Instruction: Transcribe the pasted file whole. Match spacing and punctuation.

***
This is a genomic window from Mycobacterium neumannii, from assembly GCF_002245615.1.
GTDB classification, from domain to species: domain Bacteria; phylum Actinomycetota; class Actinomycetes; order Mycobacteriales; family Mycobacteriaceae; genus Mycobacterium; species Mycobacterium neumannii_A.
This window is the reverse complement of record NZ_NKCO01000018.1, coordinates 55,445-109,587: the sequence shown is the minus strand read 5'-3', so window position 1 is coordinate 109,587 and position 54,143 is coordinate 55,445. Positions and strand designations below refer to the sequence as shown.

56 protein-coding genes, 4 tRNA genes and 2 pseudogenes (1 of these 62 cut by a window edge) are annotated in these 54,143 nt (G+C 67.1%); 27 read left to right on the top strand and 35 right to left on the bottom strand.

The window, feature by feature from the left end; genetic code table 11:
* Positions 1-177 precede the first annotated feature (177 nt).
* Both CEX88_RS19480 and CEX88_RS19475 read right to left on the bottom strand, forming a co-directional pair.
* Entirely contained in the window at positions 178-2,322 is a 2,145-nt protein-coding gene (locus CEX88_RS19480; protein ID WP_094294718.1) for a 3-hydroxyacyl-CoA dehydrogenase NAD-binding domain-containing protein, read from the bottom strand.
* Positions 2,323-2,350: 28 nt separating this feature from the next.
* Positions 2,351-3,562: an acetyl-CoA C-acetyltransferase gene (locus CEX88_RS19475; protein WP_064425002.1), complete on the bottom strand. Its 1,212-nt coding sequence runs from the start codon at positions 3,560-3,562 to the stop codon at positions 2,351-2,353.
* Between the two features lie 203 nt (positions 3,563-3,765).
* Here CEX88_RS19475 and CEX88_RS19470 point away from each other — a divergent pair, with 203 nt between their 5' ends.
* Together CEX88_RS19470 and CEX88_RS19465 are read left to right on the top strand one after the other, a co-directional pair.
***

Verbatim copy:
This is a genomic window from Mycobacterium neumannii, from assembly GCF_002245615.1.
GTDB classification, from domain to species: domain Bacteria; phylum Actinomycetota; class Actinomycetes; order Mycobacteriales; family Mycobacteriaceae; genus Mycobacterium; species Mycobacterium neumannii_A.
This window is the reverse complement of record NZ_NKCO01000018.1, coordinates 55,445-109,587: the sequence shown is the minus strand read 5'-3', so window position 1 is coordinate 109,587 and position 54,143 is coordinate 55,445. Positions and strand designations below refer to the sequence as shown.

56 protein-coding genes, 4 tRNA genes and 2 pseudogenes (1 of these 62 cut by a window edge) are annotated in these 54,143 nt (G+C 67.1%); 27 read left to right on the top strand and 35 right to left on the bottom strand.

The window, feature by feature from the left end; genetic code table 11:
* Positions 1-177 precede the first annotated feature (177 nt).
* Both CEX88_RS19480 and CEX88_RS19475 read right to left on the bottom strand, forming a co-directional pair.
* Entirely contained in the window at positions 178-2,322 is a 2,145-nt protein-coding gene (locus CEX88_RS19480; protein ID WP_094294718.1) for a 3-hydroxyacyl-CoA dehydrogenase NAD-binding domain-containing protein, read from the bottom strand.
* Positions 2,323-2,350: 28 nt separating this feature from the next.
* Positions 2,351-3,562: an acetyl-CoA C-acetyltransferase gene (locus CEX88_RS19475; protein WP_064425002.1), complete on the bottom strand. Its 1,212-nt coding sequence runs from the start codon at positions 3,560-3,562 to the stop codon at positions 2,351-2,353.
* Between the two features lie 203 nt (positions 3,563-3,765).
* Here CEX88_RS19475 and CEX88_RS19470 point away from each other — a divergent pair, with 203 nt between their 5' ends.
* Together CEX88_RS19470 and CEX88_RS19465 are read left to right on the top strand one after the other, a co-directional pair.